DataViz: A Periodic Table Of Elements That The World Is Running Out Of

This is one chemistry class the tech industry needs to get right.

You might not realize it, but almost everywhere around you are rare metals from the earth.

In your phone, computer, or any other LCD screen, for example, you’ll find a dash of indium, a soft, malleable metal that is in short supply in the Earth’s crust. Gallium, which can emit light from a jolt of electricity, is used in semiconductors, LEDs, lasers, and the solar industry. Rhenium, one of the rarest elements in the earth’s crust, is most commonly needed in jet engines.

In other words, in our daily lives, we rely on many metals that are either uncommon, environmentally damaging, or located almost solely in places like China, Bolivia, or the war-torn Democratic Republic of Congo (i.e., not nations the U.S. is always on good terms with). What’s the risk that one day we won’t be able to depend on any of these elements?

That’s the question asked by researchers from Yale University, who have now catalogued how much we’re in danger of putting all our eggs in one basket.


The concentration of elements on a printed circuit board.

Looking at each of 62 metals that we use today, including each element’s scarcity, concentration in one nation, and the difficulty of finding suitable replacements, the study creates a periodic table of risk (or as the researchers call it, “criticality”).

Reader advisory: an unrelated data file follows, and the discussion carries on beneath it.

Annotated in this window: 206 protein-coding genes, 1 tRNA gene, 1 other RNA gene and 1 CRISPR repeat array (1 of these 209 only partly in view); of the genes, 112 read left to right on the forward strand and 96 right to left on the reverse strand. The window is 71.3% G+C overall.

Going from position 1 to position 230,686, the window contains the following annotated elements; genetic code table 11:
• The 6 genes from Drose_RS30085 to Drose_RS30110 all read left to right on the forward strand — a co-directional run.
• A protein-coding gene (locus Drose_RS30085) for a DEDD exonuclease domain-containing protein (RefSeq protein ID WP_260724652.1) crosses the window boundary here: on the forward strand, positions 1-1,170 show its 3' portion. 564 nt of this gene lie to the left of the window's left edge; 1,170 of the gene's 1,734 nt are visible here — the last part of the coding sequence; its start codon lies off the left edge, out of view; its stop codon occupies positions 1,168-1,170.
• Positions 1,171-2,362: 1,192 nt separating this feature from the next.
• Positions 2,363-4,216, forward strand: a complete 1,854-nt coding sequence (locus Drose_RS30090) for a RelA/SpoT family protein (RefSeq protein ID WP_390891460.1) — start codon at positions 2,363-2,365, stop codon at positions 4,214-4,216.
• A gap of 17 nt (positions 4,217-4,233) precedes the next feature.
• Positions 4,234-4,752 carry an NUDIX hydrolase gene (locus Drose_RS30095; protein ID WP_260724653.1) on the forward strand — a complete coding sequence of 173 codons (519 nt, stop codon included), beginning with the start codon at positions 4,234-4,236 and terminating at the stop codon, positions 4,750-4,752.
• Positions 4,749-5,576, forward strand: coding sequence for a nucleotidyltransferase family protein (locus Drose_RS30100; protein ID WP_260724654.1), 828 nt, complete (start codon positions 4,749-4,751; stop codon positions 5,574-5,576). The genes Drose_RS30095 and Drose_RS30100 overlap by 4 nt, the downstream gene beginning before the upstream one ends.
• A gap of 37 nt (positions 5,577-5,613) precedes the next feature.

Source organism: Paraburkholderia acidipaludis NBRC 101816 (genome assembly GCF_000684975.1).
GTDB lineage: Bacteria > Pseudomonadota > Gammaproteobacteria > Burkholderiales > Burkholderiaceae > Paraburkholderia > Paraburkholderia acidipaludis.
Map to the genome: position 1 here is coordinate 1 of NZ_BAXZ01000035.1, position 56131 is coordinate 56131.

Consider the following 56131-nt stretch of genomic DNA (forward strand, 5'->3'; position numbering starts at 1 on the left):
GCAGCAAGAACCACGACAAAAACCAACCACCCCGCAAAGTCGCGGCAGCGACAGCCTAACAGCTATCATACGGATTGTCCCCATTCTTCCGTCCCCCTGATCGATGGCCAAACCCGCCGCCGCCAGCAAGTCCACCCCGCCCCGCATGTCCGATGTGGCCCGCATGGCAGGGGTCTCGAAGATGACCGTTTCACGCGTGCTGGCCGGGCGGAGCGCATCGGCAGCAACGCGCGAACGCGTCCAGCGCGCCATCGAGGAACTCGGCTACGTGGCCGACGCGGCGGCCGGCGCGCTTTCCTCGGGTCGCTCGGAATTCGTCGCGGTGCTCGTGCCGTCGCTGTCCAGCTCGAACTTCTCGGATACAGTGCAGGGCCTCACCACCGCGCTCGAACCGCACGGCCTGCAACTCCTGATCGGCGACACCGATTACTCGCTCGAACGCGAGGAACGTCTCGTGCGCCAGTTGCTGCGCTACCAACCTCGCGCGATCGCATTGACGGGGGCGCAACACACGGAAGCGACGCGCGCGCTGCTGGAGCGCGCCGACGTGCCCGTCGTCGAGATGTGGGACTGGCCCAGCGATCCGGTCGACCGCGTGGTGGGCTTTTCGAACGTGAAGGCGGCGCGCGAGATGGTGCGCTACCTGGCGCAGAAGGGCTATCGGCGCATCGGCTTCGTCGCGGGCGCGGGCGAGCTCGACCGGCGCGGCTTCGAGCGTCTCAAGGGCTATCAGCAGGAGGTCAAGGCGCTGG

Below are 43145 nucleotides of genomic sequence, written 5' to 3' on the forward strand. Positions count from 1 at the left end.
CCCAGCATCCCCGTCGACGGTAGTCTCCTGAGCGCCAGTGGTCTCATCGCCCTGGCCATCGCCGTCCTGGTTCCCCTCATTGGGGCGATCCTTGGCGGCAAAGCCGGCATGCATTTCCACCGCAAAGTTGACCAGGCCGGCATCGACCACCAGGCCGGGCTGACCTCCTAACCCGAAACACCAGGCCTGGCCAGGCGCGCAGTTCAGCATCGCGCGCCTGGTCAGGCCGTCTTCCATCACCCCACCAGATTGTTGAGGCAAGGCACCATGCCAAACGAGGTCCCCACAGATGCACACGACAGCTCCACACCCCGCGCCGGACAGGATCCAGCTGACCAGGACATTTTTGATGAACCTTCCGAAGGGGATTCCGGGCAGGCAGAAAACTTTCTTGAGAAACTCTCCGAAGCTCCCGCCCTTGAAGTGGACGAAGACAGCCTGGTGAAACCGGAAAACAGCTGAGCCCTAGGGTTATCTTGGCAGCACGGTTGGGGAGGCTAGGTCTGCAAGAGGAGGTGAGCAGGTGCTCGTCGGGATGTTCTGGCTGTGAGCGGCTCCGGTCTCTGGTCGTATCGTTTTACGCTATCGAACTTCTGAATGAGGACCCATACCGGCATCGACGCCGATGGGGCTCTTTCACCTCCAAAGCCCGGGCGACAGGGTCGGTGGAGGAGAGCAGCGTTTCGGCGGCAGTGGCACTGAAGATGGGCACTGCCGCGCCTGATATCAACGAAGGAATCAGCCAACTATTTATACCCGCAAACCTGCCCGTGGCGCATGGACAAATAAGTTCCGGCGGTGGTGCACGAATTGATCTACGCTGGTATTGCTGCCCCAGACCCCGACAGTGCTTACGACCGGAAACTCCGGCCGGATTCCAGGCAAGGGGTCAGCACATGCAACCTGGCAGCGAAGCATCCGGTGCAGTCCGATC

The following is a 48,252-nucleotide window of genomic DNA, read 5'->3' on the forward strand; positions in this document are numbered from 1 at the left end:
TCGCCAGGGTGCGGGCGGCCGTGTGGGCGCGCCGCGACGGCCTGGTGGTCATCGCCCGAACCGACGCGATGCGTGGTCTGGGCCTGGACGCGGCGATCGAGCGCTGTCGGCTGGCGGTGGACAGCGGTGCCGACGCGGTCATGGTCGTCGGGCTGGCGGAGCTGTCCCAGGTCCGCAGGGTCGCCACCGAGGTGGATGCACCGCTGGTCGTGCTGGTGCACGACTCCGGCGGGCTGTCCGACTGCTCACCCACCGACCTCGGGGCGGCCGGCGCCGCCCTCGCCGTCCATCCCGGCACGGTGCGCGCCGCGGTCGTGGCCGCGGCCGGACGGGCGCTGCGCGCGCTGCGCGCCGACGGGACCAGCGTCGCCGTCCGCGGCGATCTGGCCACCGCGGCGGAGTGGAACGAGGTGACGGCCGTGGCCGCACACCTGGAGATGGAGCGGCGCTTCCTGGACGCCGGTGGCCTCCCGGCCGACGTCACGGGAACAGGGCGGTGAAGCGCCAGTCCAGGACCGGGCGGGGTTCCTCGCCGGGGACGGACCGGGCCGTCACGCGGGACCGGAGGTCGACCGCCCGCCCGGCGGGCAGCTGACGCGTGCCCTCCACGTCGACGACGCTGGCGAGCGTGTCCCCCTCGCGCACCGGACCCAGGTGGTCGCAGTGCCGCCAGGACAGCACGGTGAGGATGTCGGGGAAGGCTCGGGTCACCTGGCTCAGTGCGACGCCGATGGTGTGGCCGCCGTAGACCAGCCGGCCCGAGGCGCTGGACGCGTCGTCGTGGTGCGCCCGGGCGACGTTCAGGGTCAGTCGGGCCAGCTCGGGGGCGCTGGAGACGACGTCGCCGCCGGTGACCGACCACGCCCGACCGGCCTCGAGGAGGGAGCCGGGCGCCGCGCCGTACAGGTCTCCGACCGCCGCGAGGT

Metals like zinc, copper, and aluminum—the ones most commonly used in manufacturing industries since long before the computing revolution—pose little risk, and therefore have relatively low “criticality” scores.

However, unlike metals that were common in eras passed, those used in today’s newer and emerging technologies, including smartphones, batteries, advanced solar cells, and various medical applications, are not as reliably easy to get, the assessment shows. Some of these elements, like arsenic and selenium, can’t even be mined alone; they are usually the byproduct of other mining processes.

Elements with the greatest supply risk. Red is high, blue is low.

The study, published in the Proceedings of the National Academy of Sciences, found that supply limits are most important for metals used in electronics, such as gallium and selenium. For environmental implications, metals like gold and mercury proved the biggest risks. Imposed supply restrictions could affect the supply of metals like chromium and niobium, which go into forming important steel alloys, and tungsten and molybdenum, which are used for high-temperature alloys.

The larger point for the study’s authors is to underscore the need for greater electronics recycling programs as well as a change in thinking about design. The more these metals are put back into circulation, the less the demand for fresh mining becomes, notes the lead author, industrial ecologist Thomas Graedel.

“I think these results should send a message to product designers to spend more time thinking about what happens after their products are no longer being used,” he says.



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